Mergers & Acquisitions (M&A) in Estonia
Mergers possibility, offered by the Estonian system, allows reorganisation operations inside international groups domesticly or by cross-border to be carried out more easily, reducing aspects of legislative uncertainty. From a fiscal point of view, the advantage certainly lies in the fiscal neutrality that intra-EU mergers would benefit from, in addition to the possibility of carrying forward tax losse previously recorded in the presence of certain conditions and observing certain limits.
The mergers and cross-border merger chapters in the Estonian Commercial Code (transposing the EU directive 2005/56/EC into Estonian law) are regulating all the most important procedural steps of a merger transaction: (i) the contents of the merger plan; (ii) the directors’ report; (iii) the independent experts’ report; (iv) the final decision on the merger by the shareholders’ meeting; (v) the pre-merger and post-merger certificates; (vi) the publicity of the merger; (vii) the effects and effectiveness of the transaction; and (viii) the employees’ participation in said transaction.
At first, the Merger Plan shall be made. The contents of the merger plan in cross-border merger remain substantially the same as those contemplated in the case of an Estonian ‘domestic’ merger, but a transnational merger plan (and the directors’ report) will also detail the methodologies used to evaluate assets and liabilities of the merging companies and contain certain indications on the effects of the transaction for the company’s creditors and workers.
The employees have the right to receive the directors’ report at least 30 days before the general meeting of the shareholders that will resolve upon the merger. The comments raised by the representatives of the employees shall be presented to such general meeting.
Merger Control in Estonia
Mergers are subject to competition control in Estonia, since the Competition Act defines mergers, when at least one of the merged companies ceases to exist, as concentration. This law further outlines procedures for concentration control for which mergers are subject to.
Estonian Competition Authority is the body responsible for merger control in Estonia. According to the Competition Act, council must be informed of a merger if aggregate turnover of the merged companies exceeds 6, 4 million EUR or if all of the merged companies or at least one of the companies has more than 40% of the certain market concentration. Competition Authority might request merger filing even for companies below those thresholds during 12 months after the merger, if it deems that such merger might limit competition.
If notification is required, all parties participating in merger should submit notification to competition council and receive approval. Notification document should include registration information of the merged companies, reasons for and description of the method of concentration, financial accounts of the companies, their sales and evaluation of market shares in certain markets, information on competitors and other descriptive information.
Receipt of notification must be announced by Competition Authority in Official Gazette of the State (Ametlikud Teadaanded) including type of concentration and parties involved.
After evaluating the merger filling, Competition council must issue one of the following decisions:
Merger and Taxation in Estonia
The Mergers Tax Directive (90/434/EEC of 23 July 1990) reflects the common system of taxation applicable to mergers, divisions, transfers of assets and exchanges of shares concerning companies of different Member States has been implemented in Estonian tax laws.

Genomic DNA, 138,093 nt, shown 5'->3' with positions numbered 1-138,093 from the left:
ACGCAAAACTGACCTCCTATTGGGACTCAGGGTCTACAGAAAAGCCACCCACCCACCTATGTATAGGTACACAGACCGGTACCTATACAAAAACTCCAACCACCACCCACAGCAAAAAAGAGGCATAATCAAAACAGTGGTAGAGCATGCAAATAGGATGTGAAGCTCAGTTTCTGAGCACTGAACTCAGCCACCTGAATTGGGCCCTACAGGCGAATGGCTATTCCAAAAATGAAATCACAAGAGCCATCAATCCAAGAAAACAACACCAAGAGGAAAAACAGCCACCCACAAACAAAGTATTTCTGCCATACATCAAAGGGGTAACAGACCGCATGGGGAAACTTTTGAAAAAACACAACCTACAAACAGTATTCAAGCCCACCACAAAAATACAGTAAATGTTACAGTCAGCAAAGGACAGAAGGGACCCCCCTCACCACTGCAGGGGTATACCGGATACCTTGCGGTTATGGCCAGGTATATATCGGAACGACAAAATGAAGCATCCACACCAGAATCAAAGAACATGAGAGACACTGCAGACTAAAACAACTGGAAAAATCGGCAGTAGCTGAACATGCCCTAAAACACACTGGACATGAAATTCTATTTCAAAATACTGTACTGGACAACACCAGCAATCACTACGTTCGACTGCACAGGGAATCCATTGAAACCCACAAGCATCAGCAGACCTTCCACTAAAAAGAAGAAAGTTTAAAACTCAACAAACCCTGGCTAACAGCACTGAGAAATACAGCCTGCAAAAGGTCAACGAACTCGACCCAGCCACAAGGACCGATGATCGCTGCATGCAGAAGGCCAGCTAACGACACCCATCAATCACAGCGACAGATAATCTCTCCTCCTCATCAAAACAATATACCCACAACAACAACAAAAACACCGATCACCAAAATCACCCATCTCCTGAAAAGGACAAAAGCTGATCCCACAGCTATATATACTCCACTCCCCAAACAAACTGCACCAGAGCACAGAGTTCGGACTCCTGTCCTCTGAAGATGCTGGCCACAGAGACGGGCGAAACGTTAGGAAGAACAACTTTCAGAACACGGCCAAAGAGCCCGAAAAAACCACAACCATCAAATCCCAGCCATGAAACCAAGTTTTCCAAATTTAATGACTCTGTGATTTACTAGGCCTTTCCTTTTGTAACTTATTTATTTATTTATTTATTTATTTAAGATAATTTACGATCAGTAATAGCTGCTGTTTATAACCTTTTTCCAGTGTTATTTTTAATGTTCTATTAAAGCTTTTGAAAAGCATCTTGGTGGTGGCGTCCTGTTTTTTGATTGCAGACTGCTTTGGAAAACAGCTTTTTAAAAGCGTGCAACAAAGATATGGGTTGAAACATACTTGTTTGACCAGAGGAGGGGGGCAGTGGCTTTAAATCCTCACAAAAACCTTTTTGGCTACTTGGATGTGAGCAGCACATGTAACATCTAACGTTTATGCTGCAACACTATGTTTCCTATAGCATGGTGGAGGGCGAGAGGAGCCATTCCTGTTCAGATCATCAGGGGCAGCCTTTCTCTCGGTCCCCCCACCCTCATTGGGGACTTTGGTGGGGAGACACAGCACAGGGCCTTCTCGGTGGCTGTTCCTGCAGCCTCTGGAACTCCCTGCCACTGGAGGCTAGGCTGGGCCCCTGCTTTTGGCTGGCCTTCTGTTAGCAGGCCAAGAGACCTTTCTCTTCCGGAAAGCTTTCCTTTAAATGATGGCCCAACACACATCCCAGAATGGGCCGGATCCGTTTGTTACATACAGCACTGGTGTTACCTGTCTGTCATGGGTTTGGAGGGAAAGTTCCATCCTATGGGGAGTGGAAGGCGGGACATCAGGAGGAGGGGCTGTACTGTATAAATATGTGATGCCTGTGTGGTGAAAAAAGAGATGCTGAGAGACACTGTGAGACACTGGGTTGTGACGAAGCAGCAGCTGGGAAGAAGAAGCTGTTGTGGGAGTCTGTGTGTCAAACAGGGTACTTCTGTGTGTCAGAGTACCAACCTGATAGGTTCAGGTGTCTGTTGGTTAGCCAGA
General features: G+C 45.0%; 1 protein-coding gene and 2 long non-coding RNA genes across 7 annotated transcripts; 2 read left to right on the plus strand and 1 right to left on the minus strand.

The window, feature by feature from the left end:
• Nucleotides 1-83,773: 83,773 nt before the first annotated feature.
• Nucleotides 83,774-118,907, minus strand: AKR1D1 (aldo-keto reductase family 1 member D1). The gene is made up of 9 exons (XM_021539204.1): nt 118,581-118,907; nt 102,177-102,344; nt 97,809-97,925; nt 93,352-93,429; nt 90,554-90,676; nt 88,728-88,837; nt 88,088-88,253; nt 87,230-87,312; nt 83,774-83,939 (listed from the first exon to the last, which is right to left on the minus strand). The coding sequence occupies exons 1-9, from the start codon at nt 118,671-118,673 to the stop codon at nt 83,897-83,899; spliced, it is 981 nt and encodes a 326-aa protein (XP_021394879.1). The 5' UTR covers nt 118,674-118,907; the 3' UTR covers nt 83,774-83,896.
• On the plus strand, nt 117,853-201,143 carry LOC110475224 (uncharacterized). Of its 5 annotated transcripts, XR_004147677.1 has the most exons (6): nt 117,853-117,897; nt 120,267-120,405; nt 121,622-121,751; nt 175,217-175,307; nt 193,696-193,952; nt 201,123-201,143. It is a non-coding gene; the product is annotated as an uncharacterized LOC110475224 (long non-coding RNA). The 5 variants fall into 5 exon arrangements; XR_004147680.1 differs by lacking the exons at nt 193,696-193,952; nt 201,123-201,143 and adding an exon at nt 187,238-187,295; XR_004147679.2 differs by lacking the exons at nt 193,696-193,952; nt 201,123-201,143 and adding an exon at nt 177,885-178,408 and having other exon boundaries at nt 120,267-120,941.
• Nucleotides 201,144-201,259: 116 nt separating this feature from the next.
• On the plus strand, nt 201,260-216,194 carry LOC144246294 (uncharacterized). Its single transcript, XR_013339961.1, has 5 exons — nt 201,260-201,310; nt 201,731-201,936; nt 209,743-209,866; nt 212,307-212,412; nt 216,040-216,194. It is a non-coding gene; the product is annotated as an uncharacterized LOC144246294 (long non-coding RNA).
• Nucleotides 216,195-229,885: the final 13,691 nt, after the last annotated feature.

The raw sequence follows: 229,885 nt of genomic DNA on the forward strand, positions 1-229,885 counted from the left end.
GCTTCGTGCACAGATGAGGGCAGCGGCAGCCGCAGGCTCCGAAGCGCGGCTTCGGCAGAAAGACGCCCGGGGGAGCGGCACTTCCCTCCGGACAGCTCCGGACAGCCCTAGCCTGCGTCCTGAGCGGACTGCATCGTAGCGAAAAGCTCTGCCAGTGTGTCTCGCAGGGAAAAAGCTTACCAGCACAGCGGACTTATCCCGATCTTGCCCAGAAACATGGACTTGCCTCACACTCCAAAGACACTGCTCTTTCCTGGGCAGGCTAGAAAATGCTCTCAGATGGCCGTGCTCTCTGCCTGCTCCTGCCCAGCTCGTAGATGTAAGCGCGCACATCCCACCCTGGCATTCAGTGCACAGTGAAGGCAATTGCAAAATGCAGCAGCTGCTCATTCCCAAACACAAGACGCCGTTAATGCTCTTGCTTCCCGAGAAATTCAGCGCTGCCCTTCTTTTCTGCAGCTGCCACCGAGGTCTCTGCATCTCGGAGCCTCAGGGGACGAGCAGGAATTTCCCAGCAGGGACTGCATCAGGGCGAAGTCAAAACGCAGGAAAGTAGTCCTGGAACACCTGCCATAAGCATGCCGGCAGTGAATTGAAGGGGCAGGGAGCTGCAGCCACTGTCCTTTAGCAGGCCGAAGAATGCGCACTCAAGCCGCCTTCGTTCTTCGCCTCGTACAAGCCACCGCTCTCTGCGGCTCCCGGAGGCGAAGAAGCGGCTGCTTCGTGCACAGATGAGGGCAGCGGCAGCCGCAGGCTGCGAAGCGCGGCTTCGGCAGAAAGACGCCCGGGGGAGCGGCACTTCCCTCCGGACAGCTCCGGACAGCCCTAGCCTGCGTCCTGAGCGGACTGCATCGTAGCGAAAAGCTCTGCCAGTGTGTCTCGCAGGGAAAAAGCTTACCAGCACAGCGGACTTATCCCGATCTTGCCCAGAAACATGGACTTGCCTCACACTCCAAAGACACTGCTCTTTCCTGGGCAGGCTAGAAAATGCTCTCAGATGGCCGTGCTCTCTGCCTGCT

Estonian Income Tax Act is mergers regulating in the Articles 15 and 50. It is important to note, that Estonian taxation system is applicable only in the cases when after the merger the permanent establishment is raised in Estonia.
According to the tax treaties, concluding rights and duties between Estonia and a particular country, the permanent establishment means a fixed place of business through which the business of an enterprise is wholly or partly carried on. The term”permanent establishment” includes especially: a place of management; a branch, an office; a factory; a workshop and a mine, an oil or gas well, a quarry or any other place of extraction of natural recourses.
However, a lot of problems, regulated by the Mergers Tax Directive, are already solved with Estonian unique and uncommon Income Tax System for legal persons. If Estonian company participates in the cross-border merger as surviving company, the arising permanent establishment is regulated according to the Article 53 in the Income Tax Act.
Estonian income tax system principles spaced to the mergers situation, the income tax idea will be the following: taxed with corporate income tax is the profit, which was incurred prior of the merger or after the merger. Taxation (27% from the companies’ level) arises when the profit is distributed.
After the merger the taxation declaration and payments will going further as before the merger in Estonia, as the newly established company (maybe branch instead of OÜ) is the total successor of previous entity and tax officer will transfer the tax accounts further in the same day the change is made in Commercial Register.
With regard to value added tax if the companies are merged and the acquirer overtakes all obligations of the acquired company, the value added tax for the transfer of the property is not calculated. However the property itself must be shown in the accounting or in transfer of assets act where in both situations zero-VAT is applicable.
For questions, please, contact Valters Gencs, attorney at law at email@example.com
The material contained here is not to be construed as legal advice or opinion.